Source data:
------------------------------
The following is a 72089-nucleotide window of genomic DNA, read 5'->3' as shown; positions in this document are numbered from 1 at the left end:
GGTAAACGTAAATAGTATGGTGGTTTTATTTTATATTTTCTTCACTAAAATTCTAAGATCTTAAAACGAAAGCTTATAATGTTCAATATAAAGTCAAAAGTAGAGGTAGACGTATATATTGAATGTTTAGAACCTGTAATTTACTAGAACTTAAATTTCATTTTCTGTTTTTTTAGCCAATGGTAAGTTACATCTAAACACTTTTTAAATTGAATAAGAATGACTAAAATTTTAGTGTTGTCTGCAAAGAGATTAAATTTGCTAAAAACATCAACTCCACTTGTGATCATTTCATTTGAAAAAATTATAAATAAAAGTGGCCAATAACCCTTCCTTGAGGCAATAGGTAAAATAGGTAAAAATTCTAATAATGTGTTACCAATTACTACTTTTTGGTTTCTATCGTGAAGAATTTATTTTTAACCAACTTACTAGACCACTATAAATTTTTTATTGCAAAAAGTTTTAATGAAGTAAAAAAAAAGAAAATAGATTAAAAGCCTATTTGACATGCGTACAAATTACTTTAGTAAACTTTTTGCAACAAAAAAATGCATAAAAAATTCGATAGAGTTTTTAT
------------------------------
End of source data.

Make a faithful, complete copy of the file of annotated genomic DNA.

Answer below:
The following is a 72089-nucleotide window of genomic DNA, read 5'->3' as shown; positions in this document are numbered from 1 at the left end:
GGTAAACGTAAATAGTATGGTGGTTTTATTTTATATTTTCTTCACTAAAATTCTAAGATCTTAAAACGAAAGCTTATAATGTTCAATATAAAGTCAAAAGTAGAGGTAGACGTATATATTGAATGTTTAGAACCTGTAATTTACTAGAACTTAAATTTCATTTTCTGTTTTTTTAGCCAATGGTAAGTTACATCTAAACACTTTTTAAATTGAATAAGAATGACTAAAATTTTAGTGTTGTCTGCAAAGAGATTAAATTTGCTAAAAACATCAACTCCACTTGTGATCATTTCATTTGAAAAAATTATAAATAAAAGTGGCCAATAACCCTTCCTTGAGGCAATAGGTAAAATAGGTAAAAATTCTAATAATGTGTTACCAATTACTACTTTTTGGTTTCTATCGTGAAGAATTTATTTTTAACCAACTTACTAGACCACTATAAATTTTTTATTGCAAAAAGTTTTAATGAAGTAAAAAAAAAGAAAATAGATTAAAAGCCTATTTGACATGCGTACAAATTACTTTAGTAAACTTTTTGCAACAAAAAAATGCATAAAAAATTCGATAGAGTTTTTAT